The Arts have a diversity problem

A few days ago I was reading the New York Times when I stumbled across this article: Justice Department to Take On Affirmative Action in College Admissions. You see, ever since the creation of affirmative action there has been this idea that suddenly minorities will be stealing white peoples college slots. Just so you know, the data doesn't seem to reflect this. In fact a 2012 Pew Research Center study shows 58% of the 18-24 college population is white and 65% of 25-29 years olds who have a bachelors degree are also white. However we (and I by "we" I'm talking about us fragile white guys) view any push towards increased representation as taking away a college spot for us. To paraphrase the famous feminist scholar Michael Kimmel "what makes you say it's your spot?" Side note, if you haven't seen his Ted Talk it's worth the 16 minutes.

Of course when we're talking about representation, the arts are even worse then higher education. If you remember from a previous blog performances of classical music are almost exclusively White European Men (the majority of which are dead). The good news is there are organizations and performers who are trying to change this. However, for meaningful change to happen I think we actually have to better define what being diverse really means. Here are a few of the common solutions to increased diversity that I see groups doing:

  • Programming works by People of Color, LGBTQ+ community, and Women.
  • Holding competitions for these same under-represented communities.
  • Providing youth/outreach concerts for low income schools in the community.
  • Creating diversity committees within the organization to work on the problem.

These are all great places to start but at the end of the day I wonder if they will make any real impact at all. In so many ways it feels like the tokenizing of diversity. I know this feels like I'm bashing these groups, and I'm really not, but this idea of what diversity actually looks like has been something I've been wrestling with a lot lately. You see it's more then just presenting these communities to people it's actually making making art accessible to these communities.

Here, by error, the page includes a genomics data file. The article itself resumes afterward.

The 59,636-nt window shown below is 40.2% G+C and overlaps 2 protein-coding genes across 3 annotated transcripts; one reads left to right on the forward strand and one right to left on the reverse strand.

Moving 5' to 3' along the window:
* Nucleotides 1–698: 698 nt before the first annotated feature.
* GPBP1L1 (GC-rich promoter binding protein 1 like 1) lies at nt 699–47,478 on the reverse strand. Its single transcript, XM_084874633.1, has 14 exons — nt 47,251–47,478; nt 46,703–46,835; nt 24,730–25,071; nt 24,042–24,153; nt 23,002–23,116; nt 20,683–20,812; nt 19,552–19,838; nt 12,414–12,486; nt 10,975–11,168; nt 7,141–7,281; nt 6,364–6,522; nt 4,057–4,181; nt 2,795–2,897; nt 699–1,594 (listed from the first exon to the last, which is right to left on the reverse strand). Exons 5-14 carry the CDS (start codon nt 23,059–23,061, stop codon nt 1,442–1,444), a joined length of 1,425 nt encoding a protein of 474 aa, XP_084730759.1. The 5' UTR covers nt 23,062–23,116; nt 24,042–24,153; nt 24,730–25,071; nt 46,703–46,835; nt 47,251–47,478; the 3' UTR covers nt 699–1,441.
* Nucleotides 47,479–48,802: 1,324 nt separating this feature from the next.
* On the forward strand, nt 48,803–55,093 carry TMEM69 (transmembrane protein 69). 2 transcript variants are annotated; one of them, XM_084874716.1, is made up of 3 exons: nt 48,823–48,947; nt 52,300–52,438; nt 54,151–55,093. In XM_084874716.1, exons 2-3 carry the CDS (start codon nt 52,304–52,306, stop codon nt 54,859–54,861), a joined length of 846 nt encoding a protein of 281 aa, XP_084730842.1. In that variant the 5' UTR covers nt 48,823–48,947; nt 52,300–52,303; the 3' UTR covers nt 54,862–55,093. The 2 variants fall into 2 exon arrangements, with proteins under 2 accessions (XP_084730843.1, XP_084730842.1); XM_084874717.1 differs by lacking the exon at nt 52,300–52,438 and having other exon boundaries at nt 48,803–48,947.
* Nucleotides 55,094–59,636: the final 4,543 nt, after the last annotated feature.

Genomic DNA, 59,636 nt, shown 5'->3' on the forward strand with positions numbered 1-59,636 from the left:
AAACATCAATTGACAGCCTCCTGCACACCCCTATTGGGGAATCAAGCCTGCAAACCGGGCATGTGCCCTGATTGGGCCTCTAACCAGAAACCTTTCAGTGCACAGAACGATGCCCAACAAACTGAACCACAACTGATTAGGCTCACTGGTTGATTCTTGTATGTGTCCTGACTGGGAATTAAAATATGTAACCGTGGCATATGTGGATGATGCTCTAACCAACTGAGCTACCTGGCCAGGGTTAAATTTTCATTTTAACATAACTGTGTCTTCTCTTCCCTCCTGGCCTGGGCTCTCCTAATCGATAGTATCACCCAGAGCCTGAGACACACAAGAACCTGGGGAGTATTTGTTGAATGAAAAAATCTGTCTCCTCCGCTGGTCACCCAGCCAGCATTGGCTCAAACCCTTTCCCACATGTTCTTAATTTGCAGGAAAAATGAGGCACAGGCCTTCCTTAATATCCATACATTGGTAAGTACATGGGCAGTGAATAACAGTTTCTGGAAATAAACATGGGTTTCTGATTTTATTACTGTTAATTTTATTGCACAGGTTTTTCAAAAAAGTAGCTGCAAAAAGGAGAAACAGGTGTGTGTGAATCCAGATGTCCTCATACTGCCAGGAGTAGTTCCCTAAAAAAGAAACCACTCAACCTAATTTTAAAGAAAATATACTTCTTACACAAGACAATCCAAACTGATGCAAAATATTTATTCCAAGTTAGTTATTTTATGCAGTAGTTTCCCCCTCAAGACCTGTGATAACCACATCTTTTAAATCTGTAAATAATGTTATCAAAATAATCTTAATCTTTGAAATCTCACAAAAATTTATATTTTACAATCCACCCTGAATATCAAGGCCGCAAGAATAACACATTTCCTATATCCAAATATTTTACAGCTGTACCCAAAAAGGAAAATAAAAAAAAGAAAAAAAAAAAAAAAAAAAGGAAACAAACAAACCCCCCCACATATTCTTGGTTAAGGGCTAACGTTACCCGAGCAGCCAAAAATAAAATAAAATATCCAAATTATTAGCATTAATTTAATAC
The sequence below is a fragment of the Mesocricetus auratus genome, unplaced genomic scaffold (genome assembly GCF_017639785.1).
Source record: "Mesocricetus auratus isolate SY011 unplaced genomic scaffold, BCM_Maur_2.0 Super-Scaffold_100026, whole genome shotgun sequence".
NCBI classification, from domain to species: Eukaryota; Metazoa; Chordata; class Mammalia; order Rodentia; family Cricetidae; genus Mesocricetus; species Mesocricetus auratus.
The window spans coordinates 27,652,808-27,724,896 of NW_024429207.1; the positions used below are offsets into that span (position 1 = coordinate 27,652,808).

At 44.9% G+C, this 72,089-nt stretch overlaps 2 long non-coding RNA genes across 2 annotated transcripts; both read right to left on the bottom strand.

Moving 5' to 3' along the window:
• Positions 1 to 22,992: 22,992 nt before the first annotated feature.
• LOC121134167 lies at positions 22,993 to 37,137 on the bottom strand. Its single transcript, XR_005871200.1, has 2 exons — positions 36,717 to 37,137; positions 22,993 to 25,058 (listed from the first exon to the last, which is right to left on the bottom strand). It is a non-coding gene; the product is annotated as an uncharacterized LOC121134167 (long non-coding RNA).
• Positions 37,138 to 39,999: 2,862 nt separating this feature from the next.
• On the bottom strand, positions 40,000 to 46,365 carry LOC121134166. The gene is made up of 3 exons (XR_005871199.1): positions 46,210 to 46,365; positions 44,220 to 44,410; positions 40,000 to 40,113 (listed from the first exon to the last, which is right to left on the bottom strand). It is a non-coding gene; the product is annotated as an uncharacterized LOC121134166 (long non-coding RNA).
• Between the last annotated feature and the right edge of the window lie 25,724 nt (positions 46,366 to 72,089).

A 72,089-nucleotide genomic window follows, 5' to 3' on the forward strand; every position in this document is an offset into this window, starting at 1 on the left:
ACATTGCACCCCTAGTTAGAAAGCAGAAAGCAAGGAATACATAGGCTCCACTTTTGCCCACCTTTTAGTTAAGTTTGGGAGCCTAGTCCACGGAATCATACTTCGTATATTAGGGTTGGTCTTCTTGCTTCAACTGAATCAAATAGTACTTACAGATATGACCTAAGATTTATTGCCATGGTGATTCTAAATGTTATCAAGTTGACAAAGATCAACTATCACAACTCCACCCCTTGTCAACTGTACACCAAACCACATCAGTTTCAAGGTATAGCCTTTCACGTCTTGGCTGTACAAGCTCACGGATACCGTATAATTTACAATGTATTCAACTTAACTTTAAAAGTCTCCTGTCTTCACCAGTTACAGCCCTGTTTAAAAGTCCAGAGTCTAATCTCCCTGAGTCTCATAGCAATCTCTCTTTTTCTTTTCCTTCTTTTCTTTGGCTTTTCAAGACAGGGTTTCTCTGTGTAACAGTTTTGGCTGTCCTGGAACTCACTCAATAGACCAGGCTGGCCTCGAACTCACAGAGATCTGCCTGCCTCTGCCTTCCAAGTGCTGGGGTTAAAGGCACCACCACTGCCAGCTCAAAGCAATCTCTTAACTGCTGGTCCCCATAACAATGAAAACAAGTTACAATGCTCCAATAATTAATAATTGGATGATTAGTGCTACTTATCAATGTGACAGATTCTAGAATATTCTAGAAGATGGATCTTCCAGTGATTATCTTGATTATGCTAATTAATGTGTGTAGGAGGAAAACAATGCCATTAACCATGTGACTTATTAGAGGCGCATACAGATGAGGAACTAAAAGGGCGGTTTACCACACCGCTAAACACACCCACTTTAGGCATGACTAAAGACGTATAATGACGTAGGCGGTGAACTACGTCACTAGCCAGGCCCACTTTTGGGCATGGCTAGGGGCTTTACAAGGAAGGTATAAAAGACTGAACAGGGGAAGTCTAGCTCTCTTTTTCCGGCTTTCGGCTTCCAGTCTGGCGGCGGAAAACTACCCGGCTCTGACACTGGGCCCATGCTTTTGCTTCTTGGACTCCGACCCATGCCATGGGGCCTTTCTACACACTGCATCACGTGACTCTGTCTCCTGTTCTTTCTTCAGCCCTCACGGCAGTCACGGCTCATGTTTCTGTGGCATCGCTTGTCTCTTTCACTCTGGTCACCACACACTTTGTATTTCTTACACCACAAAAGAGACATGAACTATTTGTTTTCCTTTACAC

A side note that might clarify these ramblings. In 1954 the landmark case Brown vs. Board of Education was settled to desegregate schools. Of course this was a major win...except it kind of wasn't. Once black and white students were integrated it also meant black teachers could teach white kids. Guess what happened. Hundreds of black teachers were fired (all sorts of reasons were given but it really came down to white parents not feeling "comfortable" with black teachers teaching their kids) . Now our teaching force is 82% white. Why does this matter? Studies show that Black teachers are far more likely to refer black students to the gifted program then white teachers, and that if a black student has a black teacher, especially in the critical elementary school years, they are exponentially more likely to go to college and succeed. If you want to listen to a great podcast about the unexpected consequences of Brown vs. Board check out Malcolm Gladwell's podcast Revisionist History

You see for diversity to change are actions can't just be isolated tokens we must actually work to change the systemic issues that keep under represented communities out of the arts. When 90.2% of orchestras are White it doesn't matter how many latino composers they perform it won't change the system permanently. So what can we do?

  • Don't just perform music of under represented communities, work to employ artists of the same communities. Employ Soloists, Conductors, Executive Directors, Youth Outreach, who come from these same communities.
  • Hold those same competitions for under-represented communities but maybe find out what the obstacles that we put in place are that prevent them from applying.
  • Don't just do youth outreach concerts but go provide a day, a week, a month, a year of free lessons to kids in low income schools.
  • Perhaps offer non-auditioned youth choirs with no formal "uniform"
  • Don't just have a panel at your conference on diversity make it focus of your conference.
  • Perhaps most importantly go talk with people from under represented communities to find out what the obstacles are that we can help remove. How can we actually provide more access.

You might be saying my organization can't do this, we don't have the resources, we don't deal with youth, etc. Part of my point is this is a problem that can't be solved by a handful of groups, or even a committee. Diversity is all of our problem and it is a problem. All the studies show the more diverse work forces, communities, schools, and organizations are the more positive the outcomes for these places are. 

While I sit here and provide these "insights" you should also know that I suck when it comes to changing the systemic issues at play with diversity. Especially in higher-education. It's what I'm going to be spending a lot of time on this year (and for years to come). Every decision I make on diversity will always be followed with "and what's one more thing I can do to make change the system?"